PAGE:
Those who cannot remember the past are condemned to repeat it.
That’s a popular quote with a ring of cliche, but a truth nonetheless that was center to Batavia Police Department’s active shooter training Thursday evening.
And for nearly three hours, Officer Arick Fleming and Detective Steve Cronmiller not only reviewed the history of events — devastating as they were — but discussed how lessons can be gleaned from each scenario. Civilian Response to Active Shooter Events, or CRASE, training was conducted by the police department as a way to better equip ordinary citizens with the knowledge to survive a possible future attack.
While some scenarios illustrated the surprise element of an attack and how it can paralyze people with fear, many others contained gems of insight into how survival really comes down to each individual.
Three key words to keep in mind are denial, deliberation and decisive, as each one will become an action taken by people caught in a surprise assault or tragic event, Fleming said. He asked the group of about 25 attendees how long they might have before emergency responders arrive on scene. Answer: Three minutes. While that isn’t a whole lot of time, it’s three minutes that can mean life or death for the person that hesitates to act in the face of a horrific situation, he said.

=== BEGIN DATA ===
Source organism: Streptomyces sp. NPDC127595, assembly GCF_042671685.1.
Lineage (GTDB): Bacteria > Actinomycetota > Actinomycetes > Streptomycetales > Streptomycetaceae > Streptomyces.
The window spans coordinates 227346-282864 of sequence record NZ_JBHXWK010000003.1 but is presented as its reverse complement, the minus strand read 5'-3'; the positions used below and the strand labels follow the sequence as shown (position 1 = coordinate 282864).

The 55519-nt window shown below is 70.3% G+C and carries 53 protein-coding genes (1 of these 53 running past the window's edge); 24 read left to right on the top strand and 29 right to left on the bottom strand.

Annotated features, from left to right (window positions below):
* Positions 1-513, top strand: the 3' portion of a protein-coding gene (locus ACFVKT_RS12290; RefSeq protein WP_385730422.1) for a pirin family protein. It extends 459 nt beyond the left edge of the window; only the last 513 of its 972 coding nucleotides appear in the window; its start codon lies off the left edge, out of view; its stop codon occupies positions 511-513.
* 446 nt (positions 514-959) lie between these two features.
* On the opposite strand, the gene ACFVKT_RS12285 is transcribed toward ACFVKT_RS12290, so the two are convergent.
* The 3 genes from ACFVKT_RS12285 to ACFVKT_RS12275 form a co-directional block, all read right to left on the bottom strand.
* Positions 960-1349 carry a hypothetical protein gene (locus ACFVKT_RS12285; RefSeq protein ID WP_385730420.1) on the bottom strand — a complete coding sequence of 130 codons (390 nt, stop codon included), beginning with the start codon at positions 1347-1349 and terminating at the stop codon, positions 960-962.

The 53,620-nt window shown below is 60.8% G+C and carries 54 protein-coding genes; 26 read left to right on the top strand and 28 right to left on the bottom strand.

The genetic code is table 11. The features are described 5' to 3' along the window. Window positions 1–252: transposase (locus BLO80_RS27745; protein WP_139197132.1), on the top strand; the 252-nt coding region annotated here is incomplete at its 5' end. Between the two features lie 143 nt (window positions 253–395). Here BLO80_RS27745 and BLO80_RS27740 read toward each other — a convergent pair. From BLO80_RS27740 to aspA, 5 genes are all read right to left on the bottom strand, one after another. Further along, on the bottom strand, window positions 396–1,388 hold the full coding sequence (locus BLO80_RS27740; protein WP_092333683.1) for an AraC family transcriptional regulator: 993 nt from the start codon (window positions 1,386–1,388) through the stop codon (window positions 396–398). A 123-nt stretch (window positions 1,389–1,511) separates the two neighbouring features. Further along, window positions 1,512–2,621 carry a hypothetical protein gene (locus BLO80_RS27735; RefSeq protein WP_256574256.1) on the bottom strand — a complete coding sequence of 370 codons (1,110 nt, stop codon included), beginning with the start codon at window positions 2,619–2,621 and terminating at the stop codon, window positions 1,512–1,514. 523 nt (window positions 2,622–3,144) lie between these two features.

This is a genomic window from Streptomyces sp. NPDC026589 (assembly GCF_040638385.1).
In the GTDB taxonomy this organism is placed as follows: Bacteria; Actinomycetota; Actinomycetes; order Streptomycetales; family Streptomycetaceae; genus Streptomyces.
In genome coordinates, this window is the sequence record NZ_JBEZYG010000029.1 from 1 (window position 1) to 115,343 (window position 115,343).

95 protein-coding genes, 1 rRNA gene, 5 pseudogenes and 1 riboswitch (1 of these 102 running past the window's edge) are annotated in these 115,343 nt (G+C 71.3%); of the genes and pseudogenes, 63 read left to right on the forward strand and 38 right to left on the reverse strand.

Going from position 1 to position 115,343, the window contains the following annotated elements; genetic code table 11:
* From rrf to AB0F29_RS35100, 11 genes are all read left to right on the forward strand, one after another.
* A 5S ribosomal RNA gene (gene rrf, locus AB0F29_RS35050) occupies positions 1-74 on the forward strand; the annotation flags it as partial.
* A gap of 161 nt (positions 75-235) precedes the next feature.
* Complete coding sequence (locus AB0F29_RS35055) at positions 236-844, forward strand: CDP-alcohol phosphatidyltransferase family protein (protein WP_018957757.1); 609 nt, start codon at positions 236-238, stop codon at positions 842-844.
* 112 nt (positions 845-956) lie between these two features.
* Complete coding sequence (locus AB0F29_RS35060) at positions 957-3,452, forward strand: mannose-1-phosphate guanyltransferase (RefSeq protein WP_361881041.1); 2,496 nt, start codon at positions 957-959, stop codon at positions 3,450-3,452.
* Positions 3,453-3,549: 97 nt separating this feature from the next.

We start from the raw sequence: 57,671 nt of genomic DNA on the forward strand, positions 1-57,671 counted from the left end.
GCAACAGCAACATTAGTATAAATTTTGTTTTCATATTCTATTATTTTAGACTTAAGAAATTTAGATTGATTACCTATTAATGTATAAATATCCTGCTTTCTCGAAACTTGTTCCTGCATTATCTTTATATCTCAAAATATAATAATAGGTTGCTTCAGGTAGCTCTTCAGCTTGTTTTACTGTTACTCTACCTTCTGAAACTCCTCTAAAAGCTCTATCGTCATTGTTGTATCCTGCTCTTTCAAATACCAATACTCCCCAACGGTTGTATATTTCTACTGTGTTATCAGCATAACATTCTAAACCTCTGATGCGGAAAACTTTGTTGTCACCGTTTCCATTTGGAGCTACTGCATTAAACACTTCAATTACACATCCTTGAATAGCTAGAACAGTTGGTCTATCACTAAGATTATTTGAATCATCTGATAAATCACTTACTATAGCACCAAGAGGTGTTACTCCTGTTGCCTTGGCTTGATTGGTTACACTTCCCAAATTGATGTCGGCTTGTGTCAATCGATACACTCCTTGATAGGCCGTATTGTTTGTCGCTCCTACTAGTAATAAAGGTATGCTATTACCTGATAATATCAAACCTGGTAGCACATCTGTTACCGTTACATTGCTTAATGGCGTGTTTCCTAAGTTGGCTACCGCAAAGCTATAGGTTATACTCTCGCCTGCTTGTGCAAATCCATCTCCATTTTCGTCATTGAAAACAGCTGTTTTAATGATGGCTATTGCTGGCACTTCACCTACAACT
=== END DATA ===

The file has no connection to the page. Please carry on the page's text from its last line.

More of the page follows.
Denial: Not acknowledging that something might be happening and ignoring possible warning signs. He gave the scenario of hearing a bang and dismissing it as a car backfiring. Or, as shown in some actual video footage, not reacting when seeing flames on the other side of a building or when an angry, armed man disrupts a government meeting. Most people remained where they were as if gripped with fright or ignorance that something tragic was about to happen.
Deliberation: Assessing a situation for what is actually happening and what are some possible actions to take.
Decisive: Choosing to act in some way, whether it is to flee the situation, find a hiding place or actively combat the danger (a gunman or fire, for example).